Australian news, and some related international items

Hill End community remains resolute against radioactive waste plan

text-Please-Notetext-NoThe Hill End community is again preparing to face off with government officials at a consultation meeting about the proposed national radioactive waste dump in the vicinity.

The meeting is being held at 10am this Saturday January 30 at the Royal Hall in Hill End and will be attended by representatives from the Department of Resources as well as a representative from Federal Minister Josh Frydenberg’s office.

The Hill End (Sallys Flat) site was nominated by a local landholder without consultation with or consent from neighbours or the local community. Since being announced there has been fierce and sustained opposition with a series of public meetings and events held to build awareness.

Robyn Rayner, who runs the Pomanara Merino Stud Farm directly opposite the nominated property said the previous two government visits (one by Department officials and one by local Member John Cobb) were on weekdays during business hours, which made it very difficult for locals to attend.

“The hall was still full on both occasions, so we expect standing room only tomorrow as people are very keen to express their ongoing opposition to the project”

Mrs Rayner added “We asked Minister Frydenberg to attend rather than just hearing our views second hand from the project team. He is not coming, so I will be watching to see the representative he is sending pays very close attention.”

“The community meeting is also a chance for us to come together and build our campaign. We are asking everyone who attends to sign the petition that was written by the No Central West Nuclear Waste Dump Committee and take copies back for their family and friends to also sign.”

“We know that people in the Northern Territory spent eight years campaigning to stop the waste dump proposed there. We are also ready to be in this for the long haul if needed,” Mrs Rayner concluded.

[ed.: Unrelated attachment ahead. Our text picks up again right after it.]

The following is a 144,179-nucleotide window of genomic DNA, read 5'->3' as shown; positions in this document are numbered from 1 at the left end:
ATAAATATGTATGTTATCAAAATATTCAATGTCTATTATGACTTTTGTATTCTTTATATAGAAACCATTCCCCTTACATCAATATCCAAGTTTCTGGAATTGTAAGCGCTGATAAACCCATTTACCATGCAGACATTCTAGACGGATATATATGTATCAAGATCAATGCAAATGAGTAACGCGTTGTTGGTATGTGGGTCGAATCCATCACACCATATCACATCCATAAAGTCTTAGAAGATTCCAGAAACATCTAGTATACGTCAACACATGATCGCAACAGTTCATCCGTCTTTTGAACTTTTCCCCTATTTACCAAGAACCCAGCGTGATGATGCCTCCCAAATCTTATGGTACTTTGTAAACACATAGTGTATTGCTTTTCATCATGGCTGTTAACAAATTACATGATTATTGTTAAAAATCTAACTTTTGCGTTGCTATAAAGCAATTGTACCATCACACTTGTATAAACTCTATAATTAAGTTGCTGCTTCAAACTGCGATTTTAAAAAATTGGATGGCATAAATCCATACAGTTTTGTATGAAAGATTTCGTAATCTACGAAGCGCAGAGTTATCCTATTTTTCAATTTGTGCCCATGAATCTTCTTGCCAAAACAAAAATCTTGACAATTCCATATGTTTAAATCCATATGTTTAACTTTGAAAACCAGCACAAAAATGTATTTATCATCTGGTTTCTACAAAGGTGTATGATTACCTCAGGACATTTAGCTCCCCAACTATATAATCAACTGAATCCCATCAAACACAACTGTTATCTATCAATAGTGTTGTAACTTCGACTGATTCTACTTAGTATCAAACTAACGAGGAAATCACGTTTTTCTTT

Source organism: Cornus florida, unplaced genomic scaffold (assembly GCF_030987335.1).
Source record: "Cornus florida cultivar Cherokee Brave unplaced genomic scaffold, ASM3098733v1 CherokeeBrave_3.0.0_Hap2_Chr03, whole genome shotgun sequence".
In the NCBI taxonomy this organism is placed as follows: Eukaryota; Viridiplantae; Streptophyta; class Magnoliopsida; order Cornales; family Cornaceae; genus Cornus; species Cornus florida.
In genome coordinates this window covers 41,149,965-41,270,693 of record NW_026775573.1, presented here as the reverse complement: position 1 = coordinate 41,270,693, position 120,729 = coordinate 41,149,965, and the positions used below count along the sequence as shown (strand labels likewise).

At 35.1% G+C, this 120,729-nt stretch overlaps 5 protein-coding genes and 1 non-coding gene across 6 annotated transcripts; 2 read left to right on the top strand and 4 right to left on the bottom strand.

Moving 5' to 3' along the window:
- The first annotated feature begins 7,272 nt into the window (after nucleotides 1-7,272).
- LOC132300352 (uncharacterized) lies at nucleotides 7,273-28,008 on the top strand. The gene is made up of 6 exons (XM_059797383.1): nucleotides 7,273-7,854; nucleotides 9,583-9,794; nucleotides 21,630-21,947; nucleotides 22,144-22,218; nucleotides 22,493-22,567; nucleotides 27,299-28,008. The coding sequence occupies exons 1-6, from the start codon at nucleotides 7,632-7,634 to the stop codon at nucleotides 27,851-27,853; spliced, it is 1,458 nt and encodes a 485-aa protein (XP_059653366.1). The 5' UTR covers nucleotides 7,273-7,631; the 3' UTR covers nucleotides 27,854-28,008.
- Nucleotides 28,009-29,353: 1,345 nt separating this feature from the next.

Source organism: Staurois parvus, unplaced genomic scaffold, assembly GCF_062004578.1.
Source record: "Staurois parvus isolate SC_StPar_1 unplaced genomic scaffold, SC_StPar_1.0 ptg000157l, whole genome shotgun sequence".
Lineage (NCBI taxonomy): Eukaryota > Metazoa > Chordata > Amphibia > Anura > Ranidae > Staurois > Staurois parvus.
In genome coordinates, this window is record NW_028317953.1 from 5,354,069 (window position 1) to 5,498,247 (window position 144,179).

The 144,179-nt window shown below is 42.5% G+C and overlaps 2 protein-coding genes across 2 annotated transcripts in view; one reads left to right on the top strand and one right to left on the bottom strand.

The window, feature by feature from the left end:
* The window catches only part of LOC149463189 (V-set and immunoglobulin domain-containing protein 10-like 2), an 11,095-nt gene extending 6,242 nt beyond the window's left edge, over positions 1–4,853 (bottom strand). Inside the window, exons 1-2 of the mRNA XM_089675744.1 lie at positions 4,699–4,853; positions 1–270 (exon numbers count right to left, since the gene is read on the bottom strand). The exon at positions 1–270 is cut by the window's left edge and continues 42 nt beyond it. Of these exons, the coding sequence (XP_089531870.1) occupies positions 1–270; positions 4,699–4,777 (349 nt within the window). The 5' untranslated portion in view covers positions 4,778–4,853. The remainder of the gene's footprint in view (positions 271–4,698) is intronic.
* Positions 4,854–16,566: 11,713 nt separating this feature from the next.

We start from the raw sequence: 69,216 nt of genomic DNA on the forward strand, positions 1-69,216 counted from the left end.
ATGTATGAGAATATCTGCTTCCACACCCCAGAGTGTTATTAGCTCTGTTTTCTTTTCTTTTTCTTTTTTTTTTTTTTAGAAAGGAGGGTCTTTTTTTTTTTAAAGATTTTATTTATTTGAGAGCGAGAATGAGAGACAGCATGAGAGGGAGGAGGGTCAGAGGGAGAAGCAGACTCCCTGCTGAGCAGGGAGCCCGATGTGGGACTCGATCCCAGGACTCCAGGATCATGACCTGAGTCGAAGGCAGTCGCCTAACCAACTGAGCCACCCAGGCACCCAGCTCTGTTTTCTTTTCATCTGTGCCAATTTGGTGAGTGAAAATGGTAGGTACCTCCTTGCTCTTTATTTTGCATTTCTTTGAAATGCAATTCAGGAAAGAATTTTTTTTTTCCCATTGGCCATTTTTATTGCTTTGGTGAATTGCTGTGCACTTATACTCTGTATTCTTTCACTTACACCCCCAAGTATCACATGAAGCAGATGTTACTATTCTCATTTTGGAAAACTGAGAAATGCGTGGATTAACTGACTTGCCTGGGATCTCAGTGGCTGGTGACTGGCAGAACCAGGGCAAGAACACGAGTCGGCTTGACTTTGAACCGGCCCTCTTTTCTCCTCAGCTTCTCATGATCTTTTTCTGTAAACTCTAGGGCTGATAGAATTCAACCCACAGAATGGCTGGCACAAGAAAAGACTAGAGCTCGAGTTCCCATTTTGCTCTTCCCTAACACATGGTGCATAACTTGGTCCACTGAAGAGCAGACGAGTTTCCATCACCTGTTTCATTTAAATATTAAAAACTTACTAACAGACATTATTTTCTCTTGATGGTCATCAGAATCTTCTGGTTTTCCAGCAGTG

January 28, 2016 Posted by | ACTION | Leave a comment

Why USA nuclear industry is mad keen to get Australia as nuclear waste dump

Australia nuclear toilet

Here’s an example. The State of Wisconsin has a ban on building new nuclear reactors. The nuke lobby is a-cat-CANnow trying to overturn that law.

But they are hampered because of USA’s lack of a nuclear waste dump plan.

Thirteen states have placed restrictions on the construction of new nuclear power facilities, including requiring :

  • the identification a demonstrable technology or a means for high level waste disposal or reprocessing

You can see how the nuclear industry is hamstrung in America, because

  • The disposal and storage of high-level nuclear waste remains a major unresolved issue.

You can see how that problem would be solved for the nuclear lobby, if Australia obligingly decided to take their (and indeed, everybody’s) nuclear waste.

Energy Experts Are Split On Whether Wisconsin Should Lift Ban On New Nuclear Power Plants Earlier This Month, Assembly Passed A Bill That Would Make It Easier To Bring Nuclear Facilities To State WPR, By Scottie Lee Meyers Wednesday, January 27, 2016 Energy experts are taking different sides on whether Wisconsin should pass new legislation that would allow for the construction of new nuclear power plants.

Earlier this month, the state Assembly passed a measure that would effectively lift Wisconsin’s ban on new nuclear power plants by eliminating two essential clauses. The clauses stipulate that nuclear power would be proven to be a cheaper source of energy to residents and requires a federal repository site for spent nuclear waste. ……..

energy experts like Al Gedicks, of the Wisconsin Resources Protection Council, said they would rather see the state invest in renewable energy systems. While Gedicks said he agrees that nuclear energy is better than coal, natural gas and oil in terms of overall greenhouse gas emissions, he worries that nuclear plants take years to construct and get operating — years we can’t afford to spend when faced with such devastating consequences of climate change. Moreover, he said he fears extreme weather incidents could disrupt radioactive waste stored at nuclear power plants.